Get the low down from HB Tunnelling
Article: On The Rocks With A Splash of Lime
A multi-million valued scheme is currently being undertaken by Thames Water and its Eight2O consortium – who are two design and build joint ventures that comprise Costain and Atkins, and Skanska, MWH and Balfour Beatty, plus MWH as the programme manager, and which is aimed at protecting the River Kennet chalk stream. This comes as the Environment Agency are currently making changes to the water company’s abstraction licence, which is to come into force in April 2017, of which reductions for the Kennet – which is one of only 200 chalk streams in the world, are part of a national programme to help restore sustainable abstractions across the country.
The scheme – aptly titled the Axford & Ogbourne Licence Reductions, will help ease fears that water removed at Axford and Ogbourne water treatment works (WTW) would have a detrimental impact on the river, which is listed as a Site of Special Scientific Interest (SSSI).
The water company’s solution to protecting the chalk stream aquifer was to construct an 18.2km-long pipeline to transfer water from north to south Swindon, which would mean it could completely cut out taking groundwater from the River Ogbourne area – which is an area that feeds into the Kennet, and reduce by half, the amount of groundwater it takes out of the Kennet catchment at Axford.
The Ogbourne licence would therefore be reduced to zero – Thames Water currently takes on average now about 3.5 Ml/d; whilst the Axford licence would be reduced from 13.1ML/d to 6ML/d at times when the flow in the River Kennet is low.
From a specialist point of view, the most complex piece of engineering was the 84m-long section of tunnelling beneath the Great Western Mainline – or under-track crossing (UTX).
This was located to the north-east of the A419/A420 roundabout and parallel to the A419 bridge, which crosses the track. The UTX itself comprised the construction of two shafts and a 1200mm dia. tunnel, the depth of which would always be governed by the location of the limestone interface.
Environmental Scientifics Group (ESG) undertook a series of boreholes as part of the ground investigation both in 2015 and more recently in advance of the proposed UTX in order to provide the client with more detailed information on the Stanford Formation, which they found its rock characteristics to possess strengths not exceeding 18.2Mpa.
HB tunnelling, who at first opted to drive the tunnel using a TES1200E backacter until it was recommended by Atkins as having to be driven using a closed-faced tunnelling machine, therefore the specialist proposed using a Herrenknecht AVN1200.
The reasoning behind the re specification could be considered two-fold. Mitigating settlement and taking the drive beneath the clay/limestone interface, thereby keeping a uniformity of ground in which to construct the tunnel.
“Network Rail require crossings to be a minimum of 4.3m below the track. The railway is also within a cutting, below the surrounding ground level,” explained Contracts Manager Andy Fallon. “At the minimum allowable depth for the crossing, there is a change in geological strata from the Ampthill/Kimmeridge Clay Formation to the Stanford Formation Limestone. The tunnel crown was therefore lowered to 2m below the interpreted clay/limestone interface level, in order to tunnel within one strata and to reduce risk for the tunnelling works.”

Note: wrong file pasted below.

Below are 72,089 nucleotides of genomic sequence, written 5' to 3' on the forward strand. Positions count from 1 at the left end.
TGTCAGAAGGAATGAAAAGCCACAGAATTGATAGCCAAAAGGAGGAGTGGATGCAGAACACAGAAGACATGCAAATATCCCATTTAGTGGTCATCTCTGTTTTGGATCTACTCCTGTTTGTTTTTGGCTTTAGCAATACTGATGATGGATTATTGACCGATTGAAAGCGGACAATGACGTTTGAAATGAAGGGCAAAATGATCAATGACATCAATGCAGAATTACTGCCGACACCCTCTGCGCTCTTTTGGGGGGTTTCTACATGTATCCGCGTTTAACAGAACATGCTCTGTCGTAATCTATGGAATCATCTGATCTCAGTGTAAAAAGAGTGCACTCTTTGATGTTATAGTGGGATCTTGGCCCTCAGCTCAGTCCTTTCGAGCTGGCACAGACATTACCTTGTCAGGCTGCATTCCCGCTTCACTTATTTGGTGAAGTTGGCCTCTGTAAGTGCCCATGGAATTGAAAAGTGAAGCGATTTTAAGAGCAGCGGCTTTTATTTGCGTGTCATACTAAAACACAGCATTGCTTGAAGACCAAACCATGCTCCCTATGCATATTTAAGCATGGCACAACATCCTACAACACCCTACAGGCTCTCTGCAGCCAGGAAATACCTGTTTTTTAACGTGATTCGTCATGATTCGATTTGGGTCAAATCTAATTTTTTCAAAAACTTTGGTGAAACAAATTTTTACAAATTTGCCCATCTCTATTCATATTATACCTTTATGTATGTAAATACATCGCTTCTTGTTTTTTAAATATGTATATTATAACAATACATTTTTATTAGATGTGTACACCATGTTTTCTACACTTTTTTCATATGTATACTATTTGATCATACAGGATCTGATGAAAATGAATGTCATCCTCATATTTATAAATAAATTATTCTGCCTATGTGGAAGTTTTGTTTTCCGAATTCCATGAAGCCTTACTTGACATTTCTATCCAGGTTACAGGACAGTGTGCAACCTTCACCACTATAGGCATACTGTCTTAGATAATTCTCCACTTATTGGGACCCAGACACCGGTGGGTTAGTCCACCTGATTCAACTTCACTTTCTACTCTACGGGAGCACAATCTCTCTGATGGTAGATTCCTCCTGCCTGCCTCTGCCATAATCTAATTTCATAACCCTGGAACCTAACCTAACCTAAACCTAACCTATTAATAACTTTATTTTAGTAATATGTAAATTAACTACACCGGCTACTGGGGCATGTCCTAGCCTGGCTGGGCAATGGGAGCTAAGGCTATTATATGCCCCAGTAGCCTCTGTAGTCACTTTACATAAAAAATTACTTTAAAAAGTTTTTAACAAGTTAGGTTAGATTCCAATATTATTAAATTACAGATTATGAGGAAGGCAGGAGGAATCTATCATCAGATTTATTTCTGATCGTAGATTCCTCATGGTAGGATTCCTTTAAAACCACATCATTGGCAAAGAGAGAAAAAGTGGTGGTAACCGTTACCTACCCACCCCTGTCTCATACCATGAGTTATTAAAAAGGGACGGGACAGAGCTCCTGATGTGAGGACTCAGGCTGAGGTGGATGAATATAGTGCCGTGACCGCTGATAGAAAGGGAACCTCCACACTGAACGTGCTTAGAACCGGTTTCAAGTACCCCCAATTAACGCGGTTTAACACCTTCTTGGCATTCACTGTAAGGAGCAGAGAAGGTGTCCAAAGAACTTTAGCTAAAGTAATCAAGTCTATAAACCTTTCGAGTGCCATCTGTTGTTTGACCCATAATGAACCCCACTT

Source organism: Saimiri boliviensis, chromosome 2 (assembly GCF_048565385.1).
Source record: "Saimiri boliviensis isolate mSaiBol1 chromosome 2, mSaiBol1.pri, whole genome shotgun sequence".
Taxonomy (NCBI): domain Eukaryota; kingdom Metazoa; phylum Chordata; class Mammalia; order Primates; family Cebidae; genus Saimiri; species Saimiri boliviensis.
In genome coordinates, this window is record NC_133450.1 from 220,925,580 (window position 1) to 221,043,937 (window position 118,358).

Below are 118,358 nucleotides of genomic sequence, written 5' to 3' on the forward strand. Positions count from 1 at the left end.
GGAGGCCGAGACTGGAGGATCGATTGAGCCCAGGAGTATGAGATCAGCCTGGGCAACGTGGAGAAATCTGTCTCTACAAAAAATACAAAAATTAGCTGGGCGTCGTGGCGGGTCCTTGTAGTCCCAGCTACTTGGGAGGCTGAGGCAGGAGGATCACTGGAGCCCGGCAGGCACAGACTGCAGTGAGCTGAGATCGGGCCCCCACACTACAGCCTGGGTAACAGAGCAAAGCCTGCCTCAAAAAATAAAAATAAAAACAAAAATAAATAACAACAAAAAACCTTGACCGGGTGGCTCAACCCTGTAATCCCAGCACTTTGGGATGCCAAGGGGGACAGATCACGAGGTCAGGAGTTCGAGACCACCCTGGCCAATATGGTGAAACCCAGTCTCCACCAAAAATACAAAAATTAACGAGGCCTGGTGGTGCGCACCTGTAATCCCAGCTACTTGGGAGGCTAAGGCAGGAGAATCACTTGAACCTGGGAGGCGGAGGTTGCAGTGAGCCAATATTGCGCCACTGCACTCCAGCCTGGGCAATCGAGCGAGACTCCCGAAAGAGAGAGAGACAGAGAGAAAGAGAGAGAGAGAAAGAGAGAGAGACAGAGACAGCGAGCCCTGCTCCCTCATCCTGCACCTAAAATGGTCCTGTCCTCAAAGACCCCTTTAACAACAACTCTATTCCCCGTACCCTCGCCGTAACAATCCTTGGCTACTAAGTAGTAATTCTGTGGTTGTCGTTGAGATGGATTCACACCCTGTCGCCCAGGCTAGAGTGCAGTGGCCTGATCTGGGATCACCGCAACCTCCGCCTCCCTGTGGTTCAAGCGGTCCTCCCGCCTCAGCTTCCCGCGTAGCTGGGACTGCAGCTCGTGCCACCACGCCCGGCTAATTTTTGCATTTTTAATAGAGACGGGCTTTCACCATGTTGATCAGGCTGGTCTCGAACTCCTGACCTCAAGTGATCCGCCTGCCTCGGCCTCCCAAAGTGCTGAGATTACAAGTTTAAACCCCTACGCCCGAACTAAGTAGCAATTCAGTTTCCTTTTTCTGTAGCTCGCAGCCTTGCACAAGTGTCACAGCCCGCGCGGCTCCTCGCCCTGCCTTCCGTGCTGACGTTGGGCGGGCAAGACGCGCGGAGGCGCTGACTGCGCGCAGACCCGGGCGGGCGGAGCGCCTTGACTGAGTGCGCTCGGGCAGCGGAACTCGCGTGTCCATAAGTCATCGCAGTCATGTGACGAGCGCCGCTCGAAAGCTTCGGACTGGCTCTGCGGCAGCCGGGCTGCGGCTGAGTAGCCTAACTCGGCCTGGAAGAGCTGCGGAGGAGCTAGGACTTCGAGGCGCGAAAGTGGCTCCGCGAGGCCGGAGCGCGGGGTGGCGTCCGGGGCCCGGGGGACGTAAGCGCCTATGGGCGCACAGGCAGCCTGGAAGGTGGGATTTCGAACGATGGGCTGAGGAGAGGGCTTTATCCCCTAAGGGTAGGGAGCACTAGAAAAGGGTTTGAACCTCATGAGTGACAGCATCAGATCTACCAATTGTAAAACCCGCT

Due to the topography and the 4.5m cutting in which the railway ran, a 17.55m-deep launch shaft was dropped as a 6.50m dia. caisson, using a series of four-35T hydraulic jacks along with a 360 c/w breaker.
The reception shaft, was dropped in a similar manner but as a 4.50m dia. shaft – being slightly deeper at 17.6m in depth.
Both shafts were dropped with no real problems, with sub artesian head pressures of approximately 6m becoming present at around 10.5m, which were ably managed by the specialist using a 4” hydraulic pumping system.
“Both launch and reception shafts possess a 2m-thick base slab,” Andy added. “The Jacking frame was designed to fit against the rings of the shaft; however, we cast an additional 500m-thick thrust block, which was installed in compliance with the temporary works design.”
As for the tunnelling setup, the Herrenknecht AVN came with a standard rock head and cutters and was supplemented by a Bauer BE250 slurry separation system on the surface with a Wyoming bentonite mix with Flopan 533 polymer used as lubrication.
Even though the invert of either shaft was -/+500mm, the line of the tunnel, which was completed both with no problems and on programme, possessed a zero gradient and was completely level, and once demobilised, a 560mm dia. HDPE water main capable at operating at a 6 bar pressure, will be threaded through the structure.
Settlement / Ground Movement
The tunnel has been positioned 2m below the Kimmeridge Clay/Stanford Formation interface, in order to tunnel within the limestone strata and to provide the required clearance from the tracks as per Network Rail standards.
Managing Director Hugh Boyle said “Great teamwork from all involved in the project as not to use the cheapest option available, but to use the right technique” which lead to a successful installation on programme & budget.
For more information please contact 0845 388 3325 to speak to the HBT team